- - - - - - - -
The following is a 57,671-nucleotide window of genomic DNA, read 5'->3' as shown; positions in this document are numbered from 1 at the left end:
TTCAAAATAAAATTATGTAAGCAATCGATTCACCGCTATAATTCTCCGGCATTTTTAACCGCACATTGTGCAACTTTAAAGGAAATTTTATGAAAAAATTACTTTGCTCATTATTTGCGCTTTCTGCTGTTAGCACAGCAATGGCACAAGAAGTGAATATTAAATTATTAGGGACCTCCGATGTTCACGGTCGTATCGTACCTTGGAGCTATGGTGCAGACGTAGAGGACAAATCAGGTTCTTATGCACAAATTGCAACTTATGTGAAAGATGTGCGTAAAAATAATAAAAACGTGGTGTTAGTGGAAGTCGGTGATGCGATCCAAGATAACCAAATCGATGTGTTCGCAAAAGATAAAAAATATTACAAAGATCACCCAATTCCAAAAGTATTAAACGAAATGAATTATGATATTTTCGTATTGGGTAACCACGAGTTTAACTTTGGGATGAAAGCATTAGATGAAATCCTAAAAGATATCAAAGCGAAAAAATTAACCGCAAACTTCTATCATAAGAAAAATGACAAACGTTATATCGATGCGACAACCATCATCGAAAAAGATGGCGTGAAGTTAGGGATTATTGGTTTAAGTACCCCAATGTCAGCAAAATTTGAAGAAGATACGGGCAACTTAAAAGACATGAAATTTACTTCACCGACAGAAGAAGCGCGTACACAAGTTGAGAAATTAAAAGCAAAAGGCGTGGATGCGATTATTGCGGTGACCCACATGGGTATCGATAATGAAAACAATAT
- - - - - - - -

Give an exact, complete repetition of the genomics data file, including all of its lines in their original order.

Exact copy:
The following is a 57,671-nucleotide window of genomic DNA, read 5'->3' as shown; positions in this document are numbered from 1 at the left end:
TTCAAAATAAAATTATGTAAGCAATCGATTCACCGCTATAATTCTCCGGCATTTTTAACCGCACATTGTGCAACTTTAAAGGAAATTTTATGAAAAAATTACTTTGCTCATTATTTGCGCTTTCTGCTGTTAGCACAGCAATGGCACAAGAAGTGAATATTAAATTATTAGGGACCTCCGATGTTCACGGTCGTATCGTACCTTGGAGCTATGGTGCAGACGTAGAGGACAAATCAGGTTCTTATGCACAAATTGCAACTTATGTGAAAGATGTGCGTAAAAATAATAAAAACGTGGTGTTAGTGGAAGTCGGTGATGCGATCCAAGATAACCAAATCGATGTGTTCGCAAAAGATAAAAAATATTACAAAGATCACCCAATTCCAAAAGTATTAAACGAAATGAATTATGATATTTTCGTATTGGGTAACCACGAGTTTAACTTTGGGATGAAAGCATTAGATGAAATCCTAAAAGATATCAAAGCGAAAAAATTAACCGCAAACTTCTATCATAAGAAAAATGACAAACGTTATATCGATGCGACAACCATCATCGAAAAAGATGGCGTGAAGTTAGGGATTATTGGTTTAAGTACCCCAATGTCAGCAAAATTTGAAGAAGATACGGGCAACTTAAAAGACATGAAATTTACTTCACCGACAGAAGAAGCGCGTACACAAGTTGAGAAATTAAAAGCAAAAGGCGTGGATGCGATTATTGCGGTGACCCACATGGGTATCGATAATGAAAACAATAT